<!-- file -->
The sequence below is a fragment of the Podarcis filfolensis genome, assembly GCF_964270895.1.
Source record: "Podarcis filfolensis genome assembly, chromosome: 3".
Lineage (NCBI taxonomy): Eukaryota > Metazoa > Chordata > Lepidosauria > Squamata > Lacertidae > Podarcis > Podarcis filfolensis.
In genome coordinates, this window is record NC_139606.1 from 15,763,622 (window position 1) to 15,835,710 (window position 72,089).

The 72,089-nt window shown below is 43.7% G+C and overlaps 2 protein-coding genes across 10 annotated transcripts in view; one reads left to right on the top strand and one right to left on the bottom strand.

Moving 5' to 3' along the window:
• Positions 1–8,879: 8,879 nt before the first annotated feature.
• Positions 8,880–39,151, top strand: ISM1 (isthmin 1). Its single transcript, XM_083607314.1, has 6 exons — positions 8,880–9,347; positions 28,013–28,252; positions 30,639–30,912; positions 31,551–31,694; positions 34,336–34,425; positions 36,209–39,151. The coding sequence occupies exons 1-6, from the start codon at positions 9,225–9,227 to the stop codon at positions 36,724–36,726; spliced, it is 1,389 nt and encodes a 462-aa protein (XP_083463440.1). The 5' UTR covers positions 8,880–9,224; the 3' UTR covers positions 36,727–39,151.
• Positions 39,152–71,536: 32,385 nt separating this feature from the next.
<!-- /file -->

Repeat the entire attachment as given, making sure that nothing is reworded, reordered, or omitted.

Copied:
The sequence below is a fragment of the Podarcis filfolensis genome, assembly GCF_964270895.1.
Source record: "Podarcis filfolensis genome assembly, chromosome: 3".
Lineage (NCBI taxonomy): Eukaryota > Metazoa > Chordata > Lepidosauria > Squamata > Lacertidae > Podarcis > Podarcis filfolensis.
In genome coordinates, this window is record NC_139606.1 from 15,763,622 (window position 1) to 15,835,710 (window position 72,089).

The 72,089-nt window shown below is 43.7% G+C and overlaps 2 protein-coding genes across 10 annotated transcripts in view; one reads left to right on the top strand and one right to left on the bottom strand.

Moving 5' to 3' along the window:
• Positions 1–8,879: 8,879 nt before the first annotated feature.
• Positions 8,880–39,151, top strand: ISM1 (isthmin 1). Its single transcript, XM_083607314.1, has 6 exons — positions 8,880–9,347; positions 28,013–28,252; positions 30,639–30,912; positions 31,551–31,694; positions 34,336–34,425; positions 36,209–39,151. The coding sequence occupies exons 1-6, from the start codon at positions 9,225–9,227 to the stop codon at positions 36,724–36,726; spliced, it is 1,389 nt and encodes a 462-aa protein (XP_083463440.1). The 5' UTR covers positions 8,880–9,224; the 3' UTR covers positions 36,727–39,151.
• Positions 39,152–71,536: 32,385 nt separating this feature from the next.